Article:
Everyone likes to watch a chicken frolic. I know that. That’s not the problem.
The problem is, in order for the chickens to frolic, I have to surrender my life and free time.
Here’s the thing. We have 17 chickens in a coop inside a fenced orchard.
We also have coyotes and we used to have 18 chickens. Those two facts are related.
When I was a kid, my mom raised chickens, hundreds of them, and they spent their lives locked in a building my dad made from rough sawn lumber he picked up at a sawmill in northern Minnesota. I’m not an expert on chicken psychology, but my guess is they didn’t lead very fulfilling lives. On the plus side, no coyote worries.
Our chickens, on the other hand, spend their days wandering through the orchard, eating bugs and fallen apples, and fertilizing the apple and pear trees. They chase each other around, playing games of chicken tag amongst the wildflowers and hazelnut bushes, and occasionally launch into lumbering flight. In other words, frolicking.
I don’t mind letting them out in the morning, but the chickens don’t go in to roost until dark. That means until the chickens stop frolicking, my day’s work isn’t over.
This is a big deal, people. You know how Mr. Rogers always put on his cardigan and sneakers? Changing his clothes is what made him a nice guy. Leave him in a suit coat and brown shoes and he’d have been a grump. I think my family deserves the sweater version of Mr. Olson as opposed to the work version. My usual outfit is a paint-stained flannel shirt and jeans, with a plier’s holster on one hip and a Leatherman on the other. Functional, but not relaxing. Plus, there’s a finite limit to how many times I want to put on and take off my work boots in a day. As a general rule, if I still have my boots on at 10:00 p.m., no one is going to see much resemblance to Mr. Rogers.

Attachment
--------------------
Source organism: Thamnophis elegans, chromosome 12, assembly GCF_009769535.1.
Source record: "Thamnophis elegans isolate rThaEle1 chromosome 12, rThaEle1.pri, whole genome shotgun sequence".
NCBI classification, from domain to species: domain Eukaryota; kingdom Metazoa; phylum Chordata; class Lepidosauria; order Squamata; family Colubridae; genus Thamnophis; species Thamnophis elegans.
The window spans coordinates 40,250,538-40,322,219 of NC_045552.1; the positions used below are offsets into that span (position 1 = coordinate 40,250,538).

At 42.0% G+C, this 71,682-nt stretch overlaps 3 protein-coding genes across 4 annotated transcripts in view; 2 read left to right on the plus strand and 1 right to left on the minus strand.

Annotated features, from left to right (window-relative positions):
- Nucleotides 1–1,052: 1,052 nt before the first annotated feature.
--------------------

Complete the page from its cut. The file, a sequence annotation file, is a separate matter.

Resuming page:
I’ve talked to the chickens about this issue. I left them out one night and the next morning we had one less chicken and a few stray feathers. I realize chickens aren’t that smart, but the dumbest cluck should be able to figure out what happened.
I think the problem is I’ve been too good to them. They haven’t had an opportunity for personal responsibility, so they haven’t grown and developed their independent instincts. It’s kind of sad.
I’ve been doing some research. Since I can close the coop door with one finger, it seems to me that two chickens working together should be able to get the job done. They could bulldoze it shut with their tiny, brainless heads or I could attach a couple feet of twine on the inside to encourage a kind of tug-of-war action. Easy-peasy-lemon-squeezy. Once the door was shut, one chicken could easily lift the hook to latch it. A chicken beak seems like it’s designed for hook lifting. Thirty seconds of work from two or three chickens and I could have my jammies and slippers on whenever I wanted.
If they get the door closed by themselves, they could stay up as late as they wanted. As far as I’m concerned, they could party like thirteen-year-olds at a sleepover.
Come on chickens. Help me, help you. We’ll all be better off.
Copyright 2020 Brent Olson